Thu, January 19, 2012
China > Mainland > Spring Festival travel peak 2012

Weather turns bad as back-home travel peaks

2012-01-19 02:23:55 GMT2012-01-19 10:23:55(Beijing Time)  China Daily

Passengers stranded by heavy fog wait on Wednesday at the Xi'an Xianyang International Airport in Northwest China's Shaanxi province. [Photo/China Daily]

Fog strands 14,000 at Xi'an airport; snow and rain expected nationwide

BEIJING/XI'AN - This year's annual travel rush, which will go into full swing in the next three days, will encounter bad weather, and the road home could be a tough one for many heading to Spring Festival family reunions.

Heavy fog on Wednesday stranded more than 14,000 passengers at the Xi'an Xianyang International Airport in Northwest China's Shaanxi province, where visibility was reduced to less than 100 meters.

Airport authorities said the dense fog grounded more than 200 flights since Wednesday morning. By 6 pm, 47 flights in and out of Xi'an had been canceled.

With air tickets sold out during the travel rush, many passengers whose flights were canceled found themselves in a predicament.

Xu Ning, a 30-year-old Xi'an native trapped in Shanghai Pudong International Airport since noon, said if he could not find a ticket to Xi'an, he would not be able to spend Spring Festival eve with his family.

"The airport staff told us that we could choose between endlessly waiting in the airport or rescheduling our flight for one of the next couple of days. But I just found out that tickets for flights to Xi'an later this week were all booked," he said.

Zhang Yao, 28, who arrived with her husband at Beijing Capital International Airport at 3 pm from Belgium, found the flight she planned to take to Xi'an had been canceled.

"We were told we could reschedule, but the earliest flight with available seats is on Jan 23," she said.

That the airport did not make arrangements for stranded passengers, such as free accommodation, made her feel even more frustrated, she said.

Zhang and about 30 other passengers were still waiting for a solution at 6 pm.

The Xi'an airport authority said that as fog began to clear at 2 pm, flights were starting to take off, but it warned of further delays owing to the big backlog of flights.

"We will work all night long today to send as many as passengers as possible on their way, for as long as the weather allows," said Wang Yongjiang, airport duty manager.

For those whose flights were canceled, the airport said it would provide free accommodation in hotels and send 20 buses to bring them.

Shaanxi provincial meteorological observatory issued a fog warning on Wednesday morning and said that the fog could linger until Jan 23, when a strong surge of cold air is expected to arrive.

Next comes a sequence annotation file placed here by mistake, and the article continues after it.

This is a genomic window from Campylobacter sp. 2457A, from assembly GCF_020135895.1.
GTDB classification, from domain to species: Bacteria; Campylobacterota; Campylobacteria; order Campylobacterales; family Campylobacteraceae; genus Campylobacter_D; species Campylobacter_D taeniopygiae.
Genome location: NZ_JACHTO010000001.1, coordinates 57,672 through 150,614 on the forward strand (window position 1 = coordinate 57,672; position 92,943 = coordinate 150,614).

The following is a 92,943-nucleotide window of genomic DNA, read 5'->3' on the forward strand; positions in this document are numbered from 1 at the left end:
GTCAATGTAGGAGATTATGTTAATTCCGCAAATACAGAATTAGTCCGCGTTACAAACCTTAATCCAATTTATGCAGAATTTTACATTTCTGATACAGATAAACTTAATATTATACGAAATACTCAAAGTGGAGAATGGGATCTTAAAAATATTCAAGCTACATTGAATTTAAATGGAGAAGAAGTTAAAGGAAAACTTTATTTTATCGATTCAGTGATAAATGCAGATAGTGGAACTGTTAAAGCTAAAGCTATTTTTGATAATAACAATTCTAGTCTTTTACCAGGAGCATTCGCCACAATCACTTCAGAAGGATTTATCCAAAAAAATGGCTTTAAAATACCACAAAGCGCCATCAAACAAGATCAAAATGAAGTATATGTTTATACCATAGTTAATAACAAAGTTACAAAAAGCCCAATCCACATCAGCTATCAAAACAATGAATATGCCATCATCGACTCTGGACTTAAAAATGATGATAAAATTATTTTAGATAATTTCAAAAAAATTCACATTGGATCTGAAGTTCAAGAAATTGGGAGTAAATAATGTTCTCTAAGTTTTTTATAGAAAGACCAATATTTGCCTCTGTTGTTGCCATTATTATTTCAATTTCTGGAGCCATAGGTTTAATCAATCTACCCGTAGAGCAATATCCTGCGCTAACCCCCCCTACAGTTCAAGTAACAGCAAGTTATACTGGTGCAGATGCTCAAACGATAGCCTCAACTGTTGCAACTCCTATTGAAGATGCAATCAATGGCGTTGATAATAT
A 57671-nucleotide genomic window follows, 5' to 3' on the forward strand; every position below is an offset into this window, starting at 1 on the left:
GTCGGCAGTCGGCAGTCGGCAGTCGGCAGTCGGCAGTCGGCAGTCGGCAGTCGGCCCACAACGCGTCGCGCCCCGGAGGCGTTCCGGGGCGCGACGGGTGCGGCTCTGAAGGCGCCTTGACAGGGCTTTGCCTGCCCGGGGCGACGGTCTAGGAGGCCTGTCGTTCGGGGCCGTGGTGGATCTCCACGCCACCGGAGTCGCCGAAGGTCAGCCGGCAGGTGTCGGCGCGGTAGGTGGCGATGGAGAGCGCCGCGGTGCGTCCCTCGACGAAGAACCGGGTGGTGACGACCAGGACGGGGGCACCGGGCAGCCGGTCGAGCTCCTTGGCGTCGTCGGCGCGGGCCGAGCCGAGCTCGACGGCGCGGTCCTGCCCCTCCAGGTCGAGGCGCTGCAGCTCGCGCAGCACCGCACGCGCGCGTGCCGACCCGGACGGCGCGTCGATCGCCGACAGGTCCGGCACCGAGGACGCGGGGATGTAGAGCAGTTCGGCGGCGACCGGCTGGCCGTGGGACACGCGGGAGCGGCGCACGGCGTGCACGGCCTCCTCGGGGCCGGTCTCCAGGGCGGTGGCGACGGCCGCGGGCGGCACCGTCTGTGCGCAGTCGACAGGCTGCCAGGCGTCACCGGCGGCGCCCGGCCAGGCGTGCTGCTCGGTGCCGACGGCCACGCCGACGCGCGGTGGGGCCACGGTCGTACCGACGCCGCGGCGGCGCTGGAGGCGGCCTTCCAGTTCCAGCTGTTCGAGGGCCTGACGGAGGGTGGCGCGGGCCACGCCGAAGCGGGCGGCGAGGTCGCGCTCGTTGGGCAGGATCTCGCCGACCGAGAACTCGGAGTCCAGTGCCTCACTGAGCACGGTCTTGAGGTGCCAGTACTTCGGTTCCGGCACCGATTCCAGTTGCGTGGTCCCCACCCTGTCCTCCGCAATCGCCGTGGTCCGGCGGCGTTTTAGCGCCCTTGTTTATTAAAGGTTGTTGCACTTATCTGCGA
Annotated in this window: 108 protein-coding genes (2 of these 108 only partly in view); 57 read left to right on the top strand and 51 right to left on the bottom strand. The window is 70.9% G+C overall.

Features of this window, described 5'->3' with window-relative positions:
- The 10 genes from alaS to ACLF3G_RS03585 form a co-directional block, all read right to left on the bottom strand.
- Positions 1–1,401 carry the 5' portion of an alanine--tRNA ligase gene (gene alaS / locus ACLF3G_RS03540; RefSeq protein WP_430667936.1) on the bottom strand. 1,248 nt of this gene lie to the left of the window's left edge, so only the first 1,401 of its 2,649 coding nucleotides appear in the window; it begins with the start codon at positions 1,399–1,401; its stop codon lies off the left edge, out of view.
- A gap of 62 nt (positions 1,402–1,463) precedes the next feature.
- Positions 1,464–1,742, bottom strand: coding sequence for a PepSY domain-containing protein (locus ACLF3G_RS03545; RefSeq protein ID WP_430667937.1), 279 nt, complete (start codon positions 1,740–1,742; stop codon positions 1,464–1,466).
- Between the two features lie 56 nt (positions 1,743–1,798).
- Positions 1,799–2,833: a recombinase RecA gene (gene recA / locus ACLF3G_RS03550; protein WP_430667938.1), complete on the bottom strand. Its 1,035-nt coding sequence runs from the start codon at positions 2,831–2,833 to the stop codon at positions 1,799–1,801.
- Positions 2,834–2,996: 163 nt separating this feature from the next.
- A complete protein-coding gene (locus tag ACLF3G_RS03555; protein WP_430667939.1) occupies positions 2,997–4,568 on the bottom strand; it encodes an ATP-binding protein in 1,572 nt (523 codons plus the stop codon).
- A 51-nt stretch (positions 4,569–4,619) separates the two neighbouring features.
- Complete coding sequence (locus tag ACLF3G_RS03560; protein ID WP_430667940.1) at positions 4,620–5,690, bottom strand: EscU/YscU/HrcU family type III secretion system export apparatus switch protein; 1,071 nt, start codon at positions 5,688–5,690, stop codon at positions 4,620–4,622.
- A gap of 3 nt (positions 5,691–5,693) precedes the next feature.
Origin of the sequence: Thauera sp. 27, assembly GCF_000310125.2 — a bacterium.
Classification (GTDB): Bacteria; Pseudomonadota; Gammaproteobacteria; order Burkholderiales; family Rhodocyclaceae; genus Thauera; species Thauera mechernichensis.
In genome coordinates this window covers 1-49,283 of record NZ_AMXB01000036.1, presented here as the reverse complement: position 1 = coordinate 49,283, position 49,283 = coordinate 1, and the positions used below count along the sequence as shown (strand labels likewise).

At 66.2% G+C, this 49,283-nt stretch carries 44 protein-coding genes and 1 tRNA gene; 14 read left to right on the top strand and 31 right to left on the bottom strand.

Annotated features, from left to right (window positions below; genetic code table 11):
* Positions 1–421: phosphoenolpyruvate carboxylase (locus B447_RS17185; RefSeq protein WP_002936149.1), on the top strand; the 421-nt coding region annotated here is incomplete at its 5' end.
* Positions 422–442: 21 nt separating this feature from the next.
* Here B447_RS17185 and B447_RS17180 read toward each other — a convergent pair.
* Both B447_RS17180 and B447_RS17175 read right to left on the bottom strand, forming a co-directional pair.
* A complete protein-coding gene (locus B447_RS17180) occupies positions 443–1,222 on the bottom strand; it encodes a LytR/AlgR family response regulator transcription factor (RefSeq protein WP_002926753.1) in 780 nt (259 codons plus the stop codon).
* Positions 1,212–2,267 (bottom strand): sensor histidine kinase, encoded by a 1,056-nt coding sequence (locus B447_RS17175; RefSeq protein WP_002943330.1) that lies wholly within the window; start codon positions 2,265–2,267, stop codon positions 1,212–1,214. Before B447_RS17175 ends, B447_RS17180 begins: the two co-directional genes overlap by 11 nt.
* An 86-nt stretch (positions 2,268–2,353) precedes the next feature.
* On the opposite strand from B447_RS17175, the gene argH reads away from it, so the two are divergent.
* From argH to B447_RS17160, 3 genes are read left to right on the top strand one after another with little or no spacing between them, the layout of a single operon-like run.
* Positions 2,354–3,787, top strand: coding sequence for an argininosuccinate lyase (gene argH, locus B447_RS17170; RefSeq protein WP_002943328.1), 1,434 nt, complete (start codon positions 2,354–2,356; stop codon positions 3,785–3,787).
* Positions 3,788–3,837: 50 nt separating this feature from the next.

Fog also halted traffic on highways linking Shaanxi to other provinces, and more than 3,000 passengers were stranded in four long-distance bus stations in the city, before traffic started to move again in the afternoon, the Shaanxi provincial expressway management center said.

Fog also blanketed North China, part of East China and Northwest China, forcing the closure of more than a dozen other expressways on Wednesday.

Some drivers eager to go home lost their lives due to the dense fog.

On Tuesday, more than 100 vehicles were involved in a chain collision on the Rongcheng-Wuhai expressway in East China's Shandong province, killing four people and injuring 14, police said.

The fog also caused a bullet train to break down on Wednesday morning, blocking the rail line for five hours.

The Zhengzhou railway bureau said that the train from Beijing to Wuhan lost power at about 7 am on Wednesday and the glitch was related to the fog.

Though the bureau later sent a backup train as a replacement, the incident backed up train traffic on China's busiest railway, linking Beijing and Guangzhou, for nearly five hours, and delayed at least five other trains.

Meteorologists said the travel peak season will be disrupted not only by fog, but also snow and rain, which began on Wednesday and will sweep across the country.

According to the National Meteorological Center, snowfall will spread to a large area from Xinjiang in Northwest China to the coastal province of Shandong in the east.

Meanwhile, regions hit by drizzle or moderate rain will also expand to cover Central China, East China, northern part of South China and Southwest China.

The bad weather is expected to disrupt traffic that will peak in next few days, as millions of Chinese will be on the move for family reunion on Sunday, Lunar New Year's eve.

The Ministry of Transport said that 80 million road trips were made on Wednesday alone.

The Ministry of Railways said that the national rail system handled 5.8 million passenger trips on Tuesday, a number that will only grow in the next three days, with the peak expected on Friday.

The ministry said that emergency plans have been made for bad weather, including preparing 500 diesel locomotives on trunk lines in case weather disrupts the power supply for electric and bullet trains, and putting 1,000 electricity generators on emergency standby.

Shi Yingying in Shanghai, Luo Wangshu in Beijing contributed to this story.

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